WASHINGTON — The gunman who tried to assassinate president Ronald Reagan in March 1981 appealed on Wednesday to be allowed more time outside the psychiatric hospital where he has held for nearly 30 years.
John Hinckley, 56, “won’t be a danger to himself and to others,” his attorney Barry Levine told a federal judge in Washington.
Hinckley has already had “countless excursions into the city,” and there has not been “a single act of violence, not one,” Levine said.
Since 2009 Hinckley has been allowed 12 days of supervised freedom per month to visit his 85 year-old mother in Williamsburg, Virginia, 240 kilometers (152 miles) south of Washington.
Hinckley’s attorneys want this to be extended to 17 days per month, then 24 days and eventually want to see him released. “Freedom is an essential part of the therapy process,” Levine said.
Prosecutors however fear Hinckley is still dangerous.
Hinckley was just 23 years old when, on the afternoon of March 30, 1981, he opened fire at the president with a .22 caliber revolver as Reagan was leaving an event in the US capital.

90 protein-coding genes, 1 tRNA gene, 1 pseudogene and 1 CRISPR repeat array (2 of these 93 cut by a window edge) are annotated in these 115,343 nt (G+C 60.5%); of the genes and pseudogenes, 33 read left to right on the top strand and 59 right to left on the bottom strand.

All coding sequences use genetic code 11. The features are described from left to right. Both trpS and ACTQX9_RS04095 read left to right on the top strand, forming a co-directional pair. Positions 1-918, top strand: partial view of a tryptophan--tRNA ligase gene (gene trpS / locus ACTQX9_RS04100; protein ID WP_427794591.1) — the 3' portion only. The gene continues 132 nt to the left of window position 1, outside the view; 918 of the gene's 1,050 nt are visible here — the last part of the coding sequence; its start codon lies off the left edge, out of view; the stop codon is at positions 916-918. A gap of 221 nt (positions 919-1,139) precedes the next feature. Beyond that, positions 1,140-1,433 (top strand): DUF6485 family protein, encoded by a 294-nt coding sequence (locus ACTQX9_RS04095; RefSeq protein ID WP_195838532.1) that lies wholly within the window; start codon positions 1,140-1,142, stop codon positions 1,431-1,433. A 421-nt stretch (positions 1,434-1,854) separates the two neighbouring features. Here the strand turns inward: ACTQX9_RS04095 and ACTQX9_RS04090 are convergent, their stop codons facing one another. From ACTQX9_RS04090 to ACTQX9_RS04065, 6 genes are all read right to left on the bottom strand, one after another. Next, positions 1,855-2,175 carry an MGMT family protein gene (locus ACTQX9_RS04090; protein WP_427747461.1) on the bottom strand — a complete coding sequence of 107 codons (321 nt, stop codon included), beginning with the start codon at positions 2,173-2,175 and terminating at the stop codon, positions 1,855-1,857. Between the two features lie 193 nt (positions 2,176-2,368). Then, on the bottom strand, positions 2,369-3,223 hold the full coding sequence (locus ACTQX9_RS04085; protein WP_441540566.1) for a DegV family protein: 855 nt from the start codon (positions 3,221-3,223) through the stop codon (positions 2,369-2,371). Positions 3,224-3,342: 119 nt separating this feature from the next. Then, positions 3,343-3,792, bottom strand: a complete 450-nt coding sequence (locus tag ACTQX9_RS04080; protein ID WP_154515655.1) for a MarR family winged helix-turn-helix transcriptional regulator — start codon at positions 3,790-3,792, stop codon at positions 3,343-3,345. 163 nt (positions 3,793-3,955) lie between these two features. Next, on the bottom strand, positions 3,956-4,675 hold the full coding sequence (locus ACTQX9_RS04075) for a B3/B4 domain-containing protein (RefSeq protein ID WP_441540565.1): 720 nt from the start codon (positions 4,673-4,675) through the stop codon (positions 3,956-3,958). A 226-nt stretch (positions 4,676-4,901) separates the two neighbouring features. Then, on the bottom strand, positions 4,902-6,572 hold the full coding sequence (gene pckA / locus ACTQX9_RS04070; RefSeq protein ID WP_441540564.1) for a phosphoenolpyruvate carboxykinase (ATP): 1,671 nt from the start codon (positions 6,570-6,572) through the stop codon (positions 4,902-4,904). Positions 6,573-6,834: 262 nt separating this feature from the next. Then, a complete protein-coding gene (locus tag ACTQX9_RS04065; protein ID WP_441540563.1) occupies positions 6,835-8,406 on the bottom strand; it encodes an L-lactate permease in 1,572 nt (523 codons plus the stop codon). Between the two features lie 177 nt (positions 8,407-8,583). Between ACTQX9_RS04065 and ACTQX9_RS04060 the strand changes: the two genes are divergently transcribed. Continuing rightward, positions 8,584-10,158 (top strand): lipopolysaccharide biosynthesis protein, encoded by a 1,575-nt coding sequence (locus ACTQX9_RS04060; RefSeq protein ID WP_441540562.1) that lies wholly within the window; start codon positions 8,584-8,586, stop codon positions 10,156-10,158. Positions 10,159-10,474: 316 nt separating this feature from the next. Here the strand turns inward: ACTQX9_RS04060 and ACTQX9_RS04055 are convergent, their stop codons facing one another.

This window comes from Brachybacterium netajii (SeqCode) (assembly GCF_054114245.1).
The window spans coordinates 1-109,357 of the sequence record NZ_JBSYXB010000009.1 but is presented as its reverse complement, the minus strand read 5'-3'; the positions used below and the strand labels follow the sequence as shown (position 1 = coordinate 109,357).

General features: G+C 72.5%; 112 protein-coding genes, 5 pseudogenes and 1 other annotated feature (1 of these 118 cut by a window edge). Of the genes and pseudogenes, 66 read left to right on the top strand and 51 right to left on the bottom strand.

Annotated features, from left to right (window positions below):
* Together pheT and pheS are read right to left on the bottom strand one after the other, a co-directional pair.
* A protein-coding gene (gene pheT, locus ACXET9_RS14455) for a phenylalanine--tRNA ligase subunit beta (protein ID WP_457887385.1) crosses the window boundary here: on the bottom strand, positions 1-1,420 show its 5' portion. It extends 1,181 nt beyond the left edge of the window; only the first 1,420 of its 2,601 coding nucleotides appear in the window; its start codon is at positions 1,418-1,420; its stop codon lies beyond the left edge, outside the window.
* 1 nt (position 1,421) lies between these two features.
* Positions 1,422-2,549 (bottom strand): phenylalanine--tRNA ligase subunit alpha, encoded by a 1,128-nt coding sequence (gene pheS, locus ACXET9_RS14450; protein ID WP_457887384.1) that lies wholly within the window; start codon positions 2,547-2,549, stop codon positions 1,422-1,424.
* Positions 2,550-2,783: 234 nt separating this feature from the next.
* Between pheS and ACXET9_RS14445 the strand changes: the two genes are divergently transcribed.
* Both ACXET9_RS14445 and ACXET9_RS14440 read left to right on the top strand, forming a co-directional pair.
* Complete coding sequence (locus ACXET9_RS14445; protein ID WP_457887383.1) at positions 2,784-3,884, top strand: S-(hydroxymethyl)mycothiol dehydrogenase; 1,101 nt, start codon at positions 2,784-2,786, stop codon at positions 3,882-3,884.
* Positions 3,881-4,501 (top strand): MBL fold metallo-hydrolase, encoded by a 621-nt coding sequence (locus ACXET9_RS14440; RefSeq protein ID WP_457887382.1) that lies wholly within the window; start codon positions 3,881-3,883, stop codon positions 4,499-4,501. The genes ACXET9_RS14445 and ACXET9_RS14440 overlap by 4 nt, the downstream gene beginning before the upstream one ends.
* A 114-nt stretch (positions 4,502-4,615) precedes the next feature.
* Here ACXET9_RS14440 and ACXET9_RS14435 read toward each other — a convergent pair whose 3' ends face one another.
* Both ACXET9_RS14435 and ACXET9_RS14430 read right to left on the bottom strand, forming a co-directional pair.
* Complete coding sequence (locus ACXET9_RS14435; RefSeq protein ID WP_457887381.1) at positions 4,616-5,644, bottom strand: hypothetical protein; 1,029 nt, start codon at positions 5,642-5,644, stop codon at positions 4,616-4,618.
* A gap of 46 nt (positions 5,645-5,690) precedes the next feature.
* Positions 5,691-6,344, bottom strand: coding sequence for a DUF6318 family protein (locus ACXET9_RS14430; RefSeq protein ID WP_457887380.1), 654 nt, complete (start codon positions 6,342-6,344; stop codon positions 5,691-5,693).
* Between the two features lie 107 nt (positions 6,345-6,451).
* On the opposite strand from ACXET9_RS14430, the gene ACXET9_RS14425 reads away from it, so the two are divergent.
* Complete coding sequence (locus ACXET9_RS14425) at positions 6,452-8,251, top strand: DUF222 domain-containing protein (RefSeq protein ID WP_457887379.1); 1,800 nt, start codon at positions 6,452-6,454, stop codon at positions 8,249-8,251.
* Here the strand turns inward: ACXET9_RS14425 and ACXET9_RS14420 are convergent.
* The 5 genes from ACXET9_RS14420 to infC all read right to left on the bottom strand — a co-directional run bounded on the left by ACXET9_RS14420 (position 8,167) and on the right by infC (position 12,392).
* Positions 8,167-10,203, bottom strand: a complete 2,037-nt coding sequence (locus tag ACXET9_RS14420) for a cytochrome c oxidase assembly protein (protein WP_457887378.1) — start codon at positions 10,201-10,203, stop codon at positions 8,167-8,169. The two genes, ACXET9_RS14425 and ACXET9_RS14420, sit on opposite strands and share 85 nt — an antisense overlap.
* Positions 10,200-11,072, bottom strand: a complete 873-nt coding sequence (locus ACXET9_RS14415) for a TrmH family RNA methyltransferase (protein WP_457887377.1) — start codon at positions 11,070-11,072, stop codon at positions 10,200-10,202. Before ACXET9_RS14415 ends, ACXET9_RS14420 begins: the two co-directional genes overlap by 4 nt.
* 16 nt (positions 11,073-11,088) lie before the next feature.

Reagan was wounded in the chest and rushed to a hospital. Three other people were wounded, including the president’s press secretary.
Hinckley, who said he shot Reagan in an attempt to impress Hollywood actress Jodie Foster, was later found not guilty by reason of insanity and was sent to St. Elizabeth’s, a psychiatric hospital in the US capital.
On Wednesday Hinckley, now with graying hair and wearing a striped tie, waved at people in the courtroom before sitting quietly for the hearing.
Hinckley “has a long history of deception and misconduct,” said Assistant US Attorney Sarah Chasson. “Is this deception new? Of course not.”
Chasson told the judge how on two occasions Hinckley was allowed to go to the movies, but instead was seen at a bookstore flipping through literature about Ronald Reagan and presidential assassins.
“This court must deny more release, for public safety,” Chasson said.
Psychiatrist Tyler Jones told the court he believed there was little chance that Hinckley would commit and act of violence.
“In my opinion Mr Hinckley represents a low risk of danger for himself and to others,” said Jones, explaining why St. Elizabeth’s was recommending more freedom for Hinckley.
Judge Paul Friedman, the same judge that earlier allowed Hinckley to leave St. Elizabeth’s for short visits, wondered what would happen when the shooter’s elderly mother died — Hinckley’s brothers and sister, who live in Texas, are not willing to host him if he is released.
Hearings on the case will continue next week, and the judge will make a decision several weeks later.